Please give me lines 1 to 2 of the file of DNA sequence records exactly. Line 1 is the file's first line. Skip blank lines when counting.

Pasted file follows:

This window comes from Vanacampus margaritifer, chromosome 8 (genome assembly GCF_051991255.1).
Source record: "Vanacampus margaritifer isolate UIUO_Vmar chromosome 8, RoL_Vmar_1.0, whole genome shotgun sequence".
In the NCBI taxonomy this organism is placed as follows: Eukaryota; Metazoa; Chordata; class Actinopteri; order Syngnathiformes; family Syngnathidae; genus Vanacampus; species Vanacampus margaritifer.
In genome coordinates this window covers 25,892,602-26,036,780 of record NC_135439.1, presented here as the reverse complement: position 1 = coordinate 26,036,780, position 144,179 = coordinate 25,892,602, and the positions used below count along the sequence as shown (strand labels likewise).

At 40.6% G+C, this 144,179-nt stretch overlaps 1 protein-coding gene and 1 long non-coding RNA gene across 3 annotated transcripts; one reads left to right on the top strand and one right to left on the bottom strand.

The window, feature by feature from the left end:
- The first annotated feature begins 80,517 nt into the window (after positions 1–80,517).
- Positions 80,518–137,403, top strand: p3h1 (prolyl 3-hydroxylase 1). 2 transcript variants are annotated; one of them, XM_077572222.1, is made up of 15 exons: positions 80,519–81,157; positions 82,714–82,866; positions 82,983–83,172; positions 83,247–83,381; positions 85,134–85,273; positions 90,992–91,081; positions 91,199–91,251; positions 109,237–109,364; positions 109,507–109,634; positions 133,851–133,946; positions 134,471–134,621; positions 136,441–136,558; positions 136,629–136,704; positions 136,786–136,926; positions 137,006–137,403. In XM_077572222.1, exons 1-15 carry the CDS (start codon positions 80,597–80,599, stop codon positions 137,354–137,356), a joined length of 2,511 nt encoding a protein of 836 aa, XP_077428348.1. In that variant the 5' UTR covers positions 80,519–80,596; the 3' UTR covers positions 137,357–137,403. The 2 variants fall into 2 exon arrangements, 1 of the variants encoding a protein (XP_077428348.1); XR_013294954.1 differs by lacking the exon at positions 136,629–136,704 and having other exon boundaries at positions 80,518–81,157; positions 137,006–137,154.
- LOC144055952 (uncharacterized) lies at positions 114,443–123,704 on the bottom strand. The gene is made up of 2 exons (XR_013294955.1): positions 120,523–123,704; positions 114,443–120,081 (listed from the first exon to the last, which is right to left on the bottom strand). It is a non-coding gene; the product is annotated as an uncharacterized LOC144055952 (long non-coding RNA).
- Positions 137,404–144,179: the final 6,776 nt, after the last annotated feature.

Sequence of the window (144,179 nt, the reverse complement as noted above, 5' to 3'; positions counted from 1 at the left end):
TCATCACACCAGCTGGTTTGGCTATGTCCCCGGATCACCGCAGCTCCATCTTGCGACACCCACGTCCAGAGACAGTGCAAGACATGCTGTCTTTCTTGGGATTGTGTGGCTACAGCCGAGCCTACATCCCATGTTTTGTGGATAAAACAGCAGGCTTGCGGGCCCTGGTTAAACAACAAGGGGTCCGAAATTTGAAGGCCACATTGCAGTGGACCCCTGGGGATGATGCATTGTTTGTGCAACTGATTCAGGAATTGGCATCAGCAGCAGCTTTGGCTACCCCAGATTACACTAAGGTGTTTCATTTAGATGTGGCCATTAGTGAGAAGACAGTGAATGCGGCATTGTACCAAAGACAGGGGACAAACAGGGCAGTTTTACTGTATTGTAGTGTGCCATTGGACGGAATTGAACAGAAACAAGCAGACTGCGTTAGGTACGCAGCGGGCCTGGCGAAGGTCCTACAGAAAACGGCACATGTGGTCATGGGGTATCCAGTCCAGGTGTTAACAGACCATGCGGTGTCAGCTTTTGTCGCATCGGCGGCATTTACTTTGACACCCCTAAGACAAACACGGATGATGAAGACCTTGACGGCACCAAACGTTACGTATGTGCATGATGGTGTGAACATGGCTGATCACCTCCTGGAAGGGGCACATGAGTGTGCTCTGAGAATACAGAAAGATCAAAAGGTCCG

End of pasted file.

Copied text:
This window comes from Vanacampus margaritifer, chromosome 8 (genome assembly GCF_051991255.1).
Source record: "Vanacampus margaritifer isolate UIUO_Vmar chromosome 8, RoL_Vmar_1.0, whole genome shotgun sequence".